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The expatriate years of Henry Roderick Newman - watercolor painter
Magazine Antiques, April, 1996 by Royal W. Leith

When Henry Roderick Newman departed for Europe in 1870, he hardly could have imagined that his stay there would be permanent. Since his meticulously detailed landscapes had fallen out of fashion with the demise of the short-lived American Pre-Raphaelite movement, he decided to leave New York to study at the atelier of Jean Leon Gerome (1824-1904) in Paris. Gerome's training emphasized figural drawing and painting, skills in which the young, self-taught Newman felt woefully inadequate.(1) The onset of the Franco-Prussian War shortly after his arrival and a disappointing experience with Gerome spurred Newman to move from France to Italy, where he lived until his death forty-seven years later.(2) Although Newman is known today mainly because of his membership in the small but influential American Pre-Raphaelite Association for the Advancement of Truth in Art, his most accomplished work was done during his expatriate years. During his peak period, between 1875 and 1900, he produced significant works on three continents while establishing himself as the most important American watercolorist working abroad.

During his first two years in Italy Newman worked mainly in Venice, struggling to attract patrons with fairly conventional scenes of canals and fishing boats. In 1872 he turned his attention to Florence, which proved to be an appropriate subject for him [ILLUSTRATION FOR Pl. III OMITTED]. The city had decisively influenced John Ruskin, whose Modem Painters (1843-1860) had inspired Newman to pursue a career as a painter in the first place. It was also the repository of works by predecessors to Raphael such as Giotto, Masaccio, and Fra Angelico, all of whose paintings appealed to Newman for their simplicity and truthfulness to nature. Unlike their English counterparts, American Pre-Raphaelites did not imitate the religious subject matter of the early Italians. Newman, for instance, became a specialist in painting ecclesiastical architectural masterpieces, such as Leon Battista Alberti's church of Santa Maria Novella, Giotto's campanile, and Filippo Brunelleschi's cathedral dome. In rendering these sacred subjects in painstaking detail, his paintings represent a unique marriage of the American and English approaches to Pre-Raphaelitism.

In 1876 Newman sold a view of the Florentine church of San Pierino di Buon Consiglio to Sophia Augusta Brown, and a year later he sold a view of the piazza and facade of Santa Maria Novella to Sarah Choate Sears.(3) Charles Herbert Moore (1840-1930), a friend and fellow Pre-Raphaelite, showed the latter to John Ruskin, whose admiration for it ensured Newman's fame, and soon he was established as one of the leading American artists working in Europe.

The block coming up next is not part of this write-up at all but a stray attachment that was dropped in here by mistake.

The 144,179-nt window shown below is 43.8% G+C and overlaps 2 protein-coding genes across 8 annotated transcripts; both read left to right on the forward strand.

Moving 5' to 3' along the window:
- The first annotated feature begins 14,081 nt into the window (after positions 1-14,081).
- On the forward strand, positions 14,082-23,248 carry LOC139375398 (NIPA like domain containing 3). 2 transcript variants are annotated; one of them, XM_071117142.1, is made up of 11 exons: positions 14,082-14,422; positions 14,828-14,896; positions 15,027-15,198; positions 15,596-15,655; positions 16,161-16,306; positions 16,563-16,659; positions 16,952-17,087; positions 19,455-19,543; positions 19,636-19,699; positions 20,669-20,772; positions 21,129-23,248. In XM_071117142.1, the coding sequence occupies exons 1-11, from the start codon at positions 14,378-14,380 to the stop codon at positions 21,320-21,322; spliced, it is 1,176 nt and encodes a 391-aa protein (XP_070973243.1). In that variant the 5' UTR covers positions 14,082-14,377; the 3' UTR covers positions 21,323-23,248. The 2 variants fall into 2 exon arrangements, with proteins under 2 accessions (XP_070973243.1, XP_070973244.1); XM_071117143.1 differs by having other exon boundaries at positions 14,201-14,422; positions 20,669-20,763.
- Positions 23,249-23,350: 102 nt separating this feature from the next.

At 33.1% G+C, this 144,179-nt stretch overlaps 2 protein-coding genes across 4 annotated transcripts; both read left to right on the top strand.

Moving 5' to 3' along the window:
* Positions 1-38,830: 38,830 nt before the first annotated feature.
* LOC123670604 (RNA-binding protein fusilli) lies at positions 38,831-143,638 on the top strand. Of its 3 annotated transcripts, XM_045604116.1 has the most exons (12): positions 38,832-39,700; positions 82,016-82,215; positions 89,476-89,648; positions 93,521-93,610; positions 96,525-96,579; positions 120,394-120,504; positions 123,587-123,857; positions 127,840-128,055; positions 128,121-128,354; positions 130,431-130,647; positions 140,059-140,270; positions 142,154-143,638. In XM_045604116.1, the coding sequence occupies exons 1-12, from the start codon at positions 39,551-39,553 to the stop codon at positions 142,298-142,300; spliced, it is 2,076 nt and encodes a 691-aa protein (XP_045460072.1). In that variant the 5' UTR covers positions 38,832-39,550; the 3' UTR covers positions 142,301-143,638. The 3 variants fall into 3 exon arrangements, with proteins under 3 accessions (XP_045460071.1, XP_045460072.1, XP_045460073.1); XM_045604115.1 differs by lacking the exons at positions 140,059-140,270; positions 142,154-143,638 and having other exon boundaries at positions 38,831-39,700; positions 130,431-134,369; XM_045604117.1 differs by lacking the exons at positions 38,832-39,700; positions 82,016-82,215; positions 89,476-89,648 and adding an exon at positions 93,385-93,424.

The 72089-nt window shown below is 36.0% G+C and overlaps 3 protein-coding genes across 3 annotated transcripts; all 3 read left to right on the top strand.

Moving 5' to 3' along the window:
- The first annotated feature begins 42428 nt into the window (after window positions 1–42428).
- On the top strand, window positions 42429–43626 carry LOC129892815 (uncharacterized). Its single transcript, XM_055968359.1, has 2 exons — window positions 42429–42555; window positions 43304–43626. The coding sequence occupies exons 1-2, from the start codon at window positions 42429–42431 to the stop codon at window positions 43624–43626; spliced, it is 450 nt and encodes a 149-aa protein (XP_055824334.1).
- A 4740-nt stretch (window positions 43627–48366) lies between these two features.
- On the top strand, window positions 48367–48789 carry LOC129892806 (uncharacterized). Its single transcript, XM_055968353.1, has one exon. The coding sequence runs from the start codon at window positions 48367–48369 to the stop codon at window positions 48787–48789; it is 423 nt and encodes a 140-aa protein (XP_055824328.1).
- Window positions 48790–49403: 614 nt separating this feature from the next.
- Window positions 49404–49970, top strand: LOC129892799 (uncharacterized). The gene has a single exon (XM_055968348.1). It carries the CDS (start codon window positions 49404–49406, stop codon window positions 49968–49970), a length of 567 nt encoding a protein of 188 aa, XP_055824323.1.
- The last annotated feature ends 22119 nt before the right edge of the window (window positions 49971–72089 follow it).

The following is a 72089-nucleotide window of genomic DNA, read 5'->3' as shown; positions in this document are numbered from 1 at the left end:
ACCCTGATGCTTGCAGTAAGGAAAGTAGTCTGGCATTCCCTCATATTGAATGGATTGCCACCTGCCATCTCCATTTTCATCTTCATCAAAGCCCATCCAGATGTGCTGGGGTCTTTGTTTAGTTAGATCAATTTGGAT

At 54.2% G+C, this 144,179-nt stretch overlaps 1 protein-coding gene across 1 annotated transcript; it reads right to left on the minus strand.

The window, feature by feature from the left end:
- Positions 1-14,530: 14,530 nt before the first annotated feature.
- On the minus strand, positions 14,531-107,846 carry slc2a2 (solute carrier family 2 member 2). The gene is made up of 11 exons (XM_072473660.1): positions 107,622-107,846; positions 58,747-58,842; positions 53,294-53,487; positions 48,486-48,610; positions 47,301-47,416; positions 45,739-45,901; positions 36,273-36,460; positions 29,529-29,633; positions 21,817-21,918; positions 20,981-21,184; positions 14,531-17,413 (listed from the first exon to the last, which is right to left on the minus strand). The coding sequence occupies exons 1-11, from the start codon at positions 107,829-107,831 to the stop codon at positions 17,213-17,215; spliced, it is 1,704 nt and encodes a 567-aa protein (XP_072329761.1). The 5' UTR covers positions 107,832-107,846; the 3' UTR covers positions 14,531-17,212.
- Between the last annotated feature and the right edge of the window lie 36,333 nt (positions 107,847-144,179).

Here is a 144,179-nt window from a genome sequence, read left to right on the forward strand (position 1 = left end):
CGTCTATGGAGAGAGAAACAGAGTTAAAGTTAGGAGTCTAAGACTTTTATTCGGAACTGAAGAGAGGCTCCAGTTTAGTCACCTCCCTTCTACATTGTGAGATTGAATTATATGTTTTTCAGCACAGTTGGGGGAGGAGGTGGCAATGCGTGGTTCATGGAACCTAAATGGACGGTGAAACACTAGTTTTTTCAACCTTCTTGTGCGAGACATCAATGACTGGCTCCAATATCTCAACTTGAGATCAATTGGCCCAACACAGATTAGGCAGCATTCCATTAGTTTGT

Ruskin influenced the painting of two other genres for which Newman also became well known - flower pictures and views of endangered historical landmarks. Both demonstrate the artist's concern with the power of art to capture ephemeral effects - of both man and nature. The region around Florence abounded with wildflowers, and Newman's landscapes typically included anemones or irises in the foreground or a blossoming olive branch or rose vine stretched across an upper corner. Among Newman's most distinctive works are those in a series of watercolors (executed primarily between 1875 and 1884) that show flowers in their natural setting, close up and life-sized, but with a wide field of vision that emphasizes their surroundings [ILLUSTRATION FOR Pl. IV OMITTED]. Newman's delicate brushwork in these extraordinary pictures maintains a privileged intimacy with the subject. Ruskin acquired several of the studies and one small fully finished view, recording in his diary on September 20, 1880, that he was "cheered by Newman's Florentine paintings."(4)

Ruskin encouraged Newman to embark on a series of watercolors depicting Florence's Mercato Vecchio (old market), which civic authorities had condemned as part of a program of urban modernization. He commissioned Newman to paint the doorway on the south side of the cathedral, and the artist claimed that he had to persuade restorers to postpone their work until he had completed the picture. Ironically, the "kindly barbarians who had condemned the doorway to restoration"(5) subsequently abandoned their work on it.